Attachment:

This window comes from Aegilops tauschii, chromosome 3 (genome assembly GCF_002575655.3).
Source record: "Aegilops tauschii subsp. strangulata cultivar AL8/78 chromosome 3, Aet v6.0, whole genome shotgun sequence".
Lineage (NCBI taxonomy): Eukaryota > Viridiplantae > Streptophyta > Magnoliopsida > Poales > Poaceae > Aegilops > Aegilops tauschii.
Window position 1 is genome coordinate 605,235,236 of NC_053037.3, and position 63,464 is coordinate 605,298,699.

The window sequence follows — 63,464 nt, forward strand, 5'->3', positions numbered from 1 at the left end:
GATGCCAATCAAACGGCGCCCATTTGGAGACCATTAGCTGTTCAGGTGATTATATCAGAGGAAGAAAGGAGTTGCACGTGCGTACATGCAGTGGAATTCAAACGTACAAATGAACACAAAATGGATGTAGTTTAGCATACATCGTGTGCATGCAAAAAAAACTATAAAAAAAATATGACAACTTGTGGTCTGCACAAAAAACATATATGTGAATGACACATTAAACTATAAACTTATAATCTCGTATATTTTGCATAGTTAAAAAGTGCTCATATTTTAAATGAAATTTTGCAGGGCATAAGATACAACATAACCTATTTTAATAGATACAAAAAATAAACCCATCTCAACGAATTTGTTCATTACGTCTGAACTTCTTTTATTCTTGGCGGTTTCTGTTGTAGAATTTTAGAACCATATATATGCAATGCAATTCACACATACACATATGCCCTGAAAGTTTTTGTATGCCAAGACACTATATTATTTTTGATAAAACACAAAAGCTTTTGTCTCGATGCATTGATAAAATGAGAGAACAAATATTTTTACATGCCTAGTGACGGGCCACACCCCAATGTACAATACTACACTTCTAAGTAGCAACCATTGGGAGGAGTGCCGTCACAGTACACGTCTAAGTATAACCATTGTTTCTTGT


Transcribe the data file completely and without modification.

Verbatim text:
This window comes from Aegilops tauschii, chromosome 3 (genome assembly GCF_002575655.3).
Source record: "Aegilops tauschii subsp. strangulata cultivar AL8/78 chromosome 3, Aet v6.0, whole genome shotgun sequence".
Lineage (NCBI taxonomy): Eukaryota > Viridiplantae > Streptophyta > Magnoliopsida > Poales > Poaceae > Aegilops > Aegilops tauschii.
Window position 1 is genome coordinate 605,235,236 of NC_053037.3, and position 63,464 is coordinate 605,298,699.

The window sequence follows — 63,464 nt, forward strand, 5'->3', positions numbered from 1 at the left end:
GATGCCAATCAAACGGCGCCCATTTGGAGACCATTAGCTGTTCAGGTGATTATATCAGAGGAAGAAAGGAGTTGCACGTGCGTACATGCAGTGGAATTCAAACGTACAAATGAACACAAAATGGATGTAGTTTAGCATACATCGTGTGCATGCAAAAAAAACTATAAAAAAAATATGACAACTTGTGGTCTGCACAAAAAACATATATGTGAATGACACATTAAACTATAAACTTATAATCTCGTATATTTTGCATAGTTAAAAAGTGCTCATATTTTAAATGAAATTTTGCAGGGCATAAGATACAACATAACCTATTTTAATAGATACAAAAAATAAACCCATCTCAACGAATTTGTTCATTACGTCTGAACTTCTTTTATTCTTGGCGGTTTCTGTTGTAGAATTTTAGAACCATATATATGCAATGCAATTCACACATACACATATGCCCTGAAAGTTTTTGTATGCCAAGACACTATATTATTTTTGATAAAACACAAAAGCTTTTGTCTCGATGCATTGATAAAATGAGAGAACAAATATTTTTACATGCCTAGTGACGGGCCACACCCCAATGTACAATACTACACTTCTAAGTAGCAACCATTGGGAGGAGTGCCGTCACAGTACACGTCTAAGTATAACCATTGTTTCTTGT